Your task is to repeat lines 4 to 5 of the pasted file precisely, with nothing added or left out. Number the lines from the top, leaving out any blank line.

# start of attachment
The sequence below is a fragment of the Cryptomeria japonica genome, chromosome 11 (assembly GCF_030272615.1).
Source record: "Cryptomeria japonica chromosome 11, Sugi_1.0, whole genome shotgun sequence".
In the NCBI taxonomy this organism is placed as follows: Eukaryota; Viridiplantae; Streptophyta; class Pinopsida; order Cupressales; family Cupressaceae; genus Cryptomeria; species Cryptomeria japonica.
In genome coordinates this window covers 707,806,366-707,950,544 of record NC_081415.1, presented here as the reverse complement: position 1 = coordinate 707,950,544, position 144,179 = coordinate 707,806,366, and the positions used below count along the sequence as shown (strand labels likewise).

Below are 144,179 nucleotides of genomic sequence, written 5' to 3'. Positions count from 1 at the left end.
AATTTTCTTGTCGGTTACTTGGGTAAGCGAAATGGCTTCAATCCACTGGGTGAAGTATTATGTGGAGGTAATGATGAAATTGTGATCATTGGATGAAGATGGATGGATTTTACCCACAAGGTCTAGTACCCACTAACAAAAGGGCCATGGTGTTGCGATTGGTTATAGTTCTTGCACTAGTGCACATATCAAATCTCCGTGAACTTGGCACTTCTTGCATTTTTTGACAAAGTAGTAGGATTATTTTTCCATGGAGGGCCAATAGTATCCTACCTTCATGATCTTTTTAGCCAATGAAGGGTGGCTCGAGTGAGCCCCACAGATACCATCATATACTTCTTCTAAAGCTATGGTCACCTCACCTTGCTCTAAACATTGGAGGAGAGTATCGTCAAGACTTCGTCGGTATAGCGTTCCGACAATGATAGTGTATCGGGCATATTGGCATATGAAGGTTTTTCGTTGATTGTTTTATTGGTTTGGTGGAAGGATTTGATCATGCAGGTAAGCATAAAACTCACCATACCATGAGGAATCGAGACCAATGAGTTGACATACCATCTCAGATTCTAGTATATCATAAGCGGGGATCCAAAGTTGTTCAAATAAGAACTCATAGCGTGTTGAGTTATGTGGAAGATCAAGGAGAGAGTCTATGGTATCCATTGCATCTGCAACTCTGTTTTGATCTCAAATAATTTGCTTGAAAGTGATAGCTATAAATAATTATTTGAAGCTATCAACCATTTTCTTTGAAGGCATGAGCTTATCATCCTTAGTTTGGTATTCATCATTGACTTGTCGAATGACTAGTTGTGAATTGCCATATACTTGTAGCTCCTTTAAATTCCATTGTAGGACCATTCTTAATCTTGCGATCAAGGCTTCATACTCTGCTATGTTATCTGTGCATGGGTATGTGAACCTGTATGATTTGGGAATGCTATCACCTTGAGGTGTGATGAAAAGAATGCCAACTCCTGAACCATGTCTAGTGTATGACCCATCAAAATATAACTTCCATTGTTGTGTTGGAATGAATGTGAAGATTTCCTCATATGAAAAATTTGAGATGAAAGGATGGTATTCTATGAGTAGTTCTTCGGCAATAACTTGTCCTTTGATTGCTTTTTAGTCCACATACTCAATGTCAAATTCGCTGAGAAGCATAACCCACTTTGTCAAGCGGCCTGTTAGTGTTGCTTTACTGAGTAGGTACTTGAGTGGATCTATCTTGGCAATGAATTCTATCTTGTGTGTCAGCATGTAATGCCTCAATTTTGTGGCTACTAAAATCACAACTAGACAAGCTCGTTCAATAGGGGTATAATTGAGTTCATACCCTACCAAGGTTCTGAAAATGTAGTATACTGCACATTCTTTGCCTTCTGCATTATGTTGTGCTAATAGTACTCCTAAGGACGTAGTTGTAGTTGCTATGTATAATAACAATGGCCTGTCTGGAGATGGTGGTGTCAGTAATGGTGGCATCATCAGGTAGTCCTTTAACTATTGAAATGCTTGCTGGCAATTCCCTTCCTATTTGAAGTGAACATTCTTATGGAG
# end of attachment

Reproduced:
In genome coordinates this window covers 707,806,366-707,950,544 of record NC_081415.1, presented here as the reverse complement: position 1 = coordinate 707,950,544, position 144,179 = coordinate 707,806,366, and the positions used below count along the sequence as shown (strand labels likewise).

Below are 144,179 nucleotides of genomic sequence, written 5' to 3'. Positions count from 1 at the left end.